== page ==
The F4.0, i.e. the original FF, has grossly underperformed the DOW30. However, this is mainly due to 1999 where it was crushed by the DOW30 by 36%. Eliminating the 1999 return, it has a CAGR that is virtually identical to that of the DOW30. Therefore, the F4.0 has never worked in practice. Finally, the current F4.2 and the DOW30 have performed similarly during the three years of out-of-sample data.

As you can clearly see from the above none of the important DDA strategies have ever worked after the data they were developed on! Furthermore, it's not just the last one, two, or several years. The lack of out-performance is universal and applies to all out-of-sample data.

If somebody in the future claims that TMF is moving on to a new strategy because the old strategies have stopped working, it's simply not true. The strategies never worked!

Also, I didn't want to get into a discussion about Sharpe ratios, i.e. a way to risk-adjust the return. The description of Sharpe ratios in the TMF DOW spreadsheet is misleading, and I don't want this to turn into a new discussion about the Sharpe ratio. However, it's worth mentioning that the standard deviations of the 4-5 stock DDA portfolios are 50%-100% higher than that of the DOW30 out-of-sample. Therefore, all considered DDA strategies would grossly underperform the DOW30 in risk adjusted terms.

Second issue: DOW stocks have lost their attractiveness, so we need to move on to a different/ expanded set of stocks.

For example, the official FF column stated:

Of course, we like the Foolish Four best because it has a long-term history of beating the market. Right now, though, the Foolish Four is a strategy in transition. Recent changes to the Dow have altered the nature of that list somewhat, reducing the importance of strong dividends as criteria for being a Dow stock. Although it has only become obvious recently, this trend has been going on since 1991, and at this point, I'm not so sure that the Dow is the best pond for us to be fishing in. A list of major blue-chip stocks that pay significant dividends, whether they are on the Dow or not, might provide more consistent returns. We are checking out that possibility.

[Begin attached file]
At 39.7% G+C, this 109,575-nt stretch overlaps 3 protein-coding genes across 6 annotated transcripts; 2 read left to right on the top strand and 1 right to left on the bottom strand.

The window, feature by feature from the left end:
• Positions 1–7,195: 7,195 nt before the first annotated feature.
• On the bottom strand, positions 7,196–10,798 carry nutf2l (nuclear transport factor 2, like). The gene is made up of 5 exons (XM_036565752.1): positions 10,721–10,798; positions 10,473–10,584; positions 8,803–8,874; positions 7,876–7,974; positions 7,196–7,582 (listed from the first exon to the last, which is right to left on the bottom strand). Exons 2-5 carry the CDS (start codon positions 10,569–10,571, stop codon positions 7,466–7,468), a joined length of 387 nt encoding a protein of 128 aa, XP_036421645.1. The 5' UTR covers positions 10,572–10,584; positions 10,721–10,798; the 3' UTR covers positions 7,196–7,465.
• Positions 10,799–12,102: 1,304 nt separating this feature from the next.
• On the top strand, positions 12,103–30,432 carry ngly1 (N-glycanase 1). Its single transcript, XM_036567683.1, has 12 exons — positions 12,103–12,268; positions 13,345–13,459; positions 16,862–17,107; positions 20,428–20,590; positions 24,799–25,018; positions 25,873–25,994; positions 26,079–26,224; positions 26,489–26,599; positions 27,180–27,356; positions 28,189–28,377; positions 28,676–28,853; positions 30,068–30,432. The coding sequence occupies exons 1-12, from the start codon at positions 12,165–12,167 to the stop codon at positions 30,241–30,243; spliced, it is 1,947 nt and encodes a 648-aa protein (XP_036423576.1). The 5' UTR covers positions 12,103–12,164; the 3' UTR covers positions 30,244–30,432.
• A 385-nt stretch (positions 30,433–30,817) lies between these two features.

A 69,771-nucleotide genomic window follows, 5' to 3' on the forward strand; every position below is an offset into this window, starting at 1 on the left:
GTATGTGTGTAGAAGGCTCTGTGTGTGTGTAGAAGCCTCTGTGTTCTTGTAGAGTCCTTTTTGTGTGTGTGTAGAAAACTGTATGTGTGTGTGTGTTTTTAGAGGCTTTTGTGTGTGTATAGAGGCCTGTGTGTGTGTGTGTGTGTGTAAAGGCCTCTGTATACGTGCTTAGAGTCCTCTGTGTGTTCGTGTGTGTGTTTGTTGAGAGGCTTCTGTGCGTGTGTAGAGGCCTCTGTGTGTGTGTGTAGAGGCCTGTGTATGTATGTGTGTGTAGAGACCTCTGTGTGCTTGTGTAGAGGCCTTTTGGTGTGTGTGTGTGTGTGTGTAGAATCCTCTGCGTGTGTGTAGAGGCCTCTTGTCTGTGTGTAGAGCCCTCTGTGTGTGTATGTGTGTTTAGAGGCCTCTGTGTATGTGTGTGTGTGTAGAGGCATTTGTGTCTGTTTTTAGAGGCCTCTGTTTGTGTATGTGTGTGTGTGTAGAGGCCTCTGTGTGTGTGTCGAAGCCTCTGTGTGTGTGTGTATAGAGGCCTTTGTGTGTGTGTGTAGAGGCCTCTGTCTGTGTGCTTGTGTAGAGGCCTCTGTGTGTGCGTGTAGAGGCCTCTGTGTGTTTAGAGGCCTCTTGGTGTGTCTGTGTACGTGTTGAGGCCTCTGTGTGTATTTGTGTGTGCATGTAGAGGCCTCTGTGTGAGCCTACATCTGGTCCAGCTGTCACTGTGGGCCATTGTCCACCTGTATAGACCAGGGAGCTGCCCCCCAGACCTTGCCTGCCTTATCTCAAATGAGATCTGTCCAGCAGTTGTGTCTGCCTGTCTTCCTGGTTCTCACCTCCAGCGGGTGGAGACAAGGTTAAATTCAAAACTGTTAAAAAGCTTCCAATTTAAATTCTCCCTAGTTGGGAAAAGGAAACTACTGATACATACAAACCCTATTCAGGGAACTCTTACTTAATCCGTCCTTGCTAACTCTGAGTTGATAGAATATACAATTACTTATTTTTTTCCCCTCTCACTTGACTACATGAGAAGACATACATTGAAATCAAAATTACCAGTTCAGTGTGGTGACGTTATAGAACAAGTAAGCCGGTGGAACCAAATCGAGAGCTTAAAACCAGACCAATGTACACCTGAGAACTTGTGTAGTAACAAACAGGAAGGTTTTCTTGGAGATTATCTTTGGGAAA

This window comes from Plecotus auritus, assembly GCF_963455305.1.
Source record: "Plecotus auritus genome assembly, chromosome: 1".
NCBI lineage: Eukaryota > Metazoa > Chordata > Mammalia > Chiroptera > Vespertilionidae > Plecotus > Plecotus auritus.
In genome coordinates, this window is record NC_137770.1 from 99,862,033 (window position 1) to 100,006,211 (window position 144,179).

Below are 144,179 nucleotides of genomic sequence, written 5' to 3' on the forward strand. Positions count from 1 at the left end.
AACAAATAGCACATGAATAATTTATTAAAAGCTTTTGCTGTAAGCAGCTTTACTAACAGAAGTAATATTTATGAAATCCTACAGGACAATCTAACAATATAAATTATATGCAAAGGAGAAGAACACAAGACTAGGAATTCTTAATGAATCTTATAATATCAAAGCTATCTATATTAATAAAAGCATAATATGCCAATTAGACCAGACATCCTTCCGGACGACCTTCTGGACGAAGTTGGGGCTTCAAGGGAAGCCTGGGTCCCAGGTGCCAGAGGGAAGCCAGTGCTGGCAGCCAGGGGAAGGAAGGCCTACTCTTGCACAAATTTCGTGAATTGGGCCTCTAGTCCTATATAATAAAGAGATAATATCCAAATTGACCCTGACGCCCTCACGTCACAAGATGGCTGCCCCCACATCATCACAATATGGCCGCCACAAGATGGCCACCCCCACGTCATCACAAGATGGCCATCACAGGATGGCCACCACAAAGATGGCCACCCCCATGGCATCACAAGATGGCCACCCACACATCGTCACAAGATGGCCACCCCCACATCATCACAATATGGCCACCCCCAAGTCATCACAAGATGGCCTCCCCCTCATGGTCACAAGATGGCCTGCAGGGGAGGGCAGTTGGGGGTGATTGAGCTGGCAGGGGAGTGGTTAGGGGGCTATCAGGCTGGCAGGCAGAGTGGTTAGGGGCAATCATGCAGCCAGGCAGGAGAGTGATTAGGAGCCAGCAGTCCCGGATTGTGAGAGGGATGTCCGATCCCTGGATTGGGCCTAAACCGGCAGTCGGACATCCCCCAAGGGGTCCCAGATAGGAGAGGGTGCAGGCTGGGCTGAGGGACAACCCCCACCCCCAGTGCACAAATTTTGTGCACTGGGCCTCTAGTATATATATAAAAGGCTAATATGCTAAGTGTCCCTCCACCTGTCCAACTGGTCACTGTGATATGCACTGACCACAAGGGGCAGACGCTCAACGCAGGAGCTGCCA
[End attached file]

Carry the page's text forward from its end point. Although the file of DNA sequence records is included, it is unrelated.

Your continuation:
http://www.fool.com/ddow/2000/ddow000121.htm

I assume they have the S&P 500 stocks in mind to get big issues. TMF is also following the so-called BSP strategy, which as far as I understand is close to a F4.0 implemented on 30 big S&P 500 stocks that are not in the DJIA, and are not utility companies. Here is some data from official TMF sources:

Mix in- and out Out-of-sample?
YEAR S&P500 BSP S&P500 BSP

1987 5.23% 13.10%
1988 16.81% 32.10%
1989 31.49% 25.80%
1990 -3.17% -4.30%
1991 30.55% 25.50%
1992 7.67% 3.90%
1993 9.99% 20.20%
1994 1.31% 5.60% 1.31% 5.60%
1995 37.43% 40.00% 37.43% 40.00%
1996 23.07% 33.50% 23.07% 33.50%
1997 33.36% 33.00% 33.36% 33.00%
1998 28.60% 28.90% 28.60% 28.90%
1999 19.50% 2.30% 19.50% 2.30%

CAGR 17.89% 19.15% 23.29% 22.99%


This is all the data we have. The first two columns labeled "S&P500 " and "BSP" give the annual return since 1987 thus mixing in- and out-of-sample data. This is the data TMF uses in promoting the strategy. As you can see there is not much more than a percentage point different in returns. Thus, the BSP hardly beats the S&P 500 even when mixing in in-sample data. Using the same out-of-sample period as for the F4.0, the BSP clearly doesn't beat the S&P 500. Thus, there is no evidence that DDA's work on other sets of stocks. Notice that the BSP ought to be compared to the set of 30 S&P 500 stocks it was selected from, and not the S&P 500. Also, the BSP is about 25% riskier than the S&P500, so it substantially underperforms in risk-adjusted terms.

It doesn't help to fish in a different pond if you are using the wrong bait!

In conclusion, the DDA strategies simply don't work in practice. They never worked. They never worked on a different set of stocks. There is no reason to believe that any future refinement will ever work, not on any data.

The author formerly known as Datasnooper.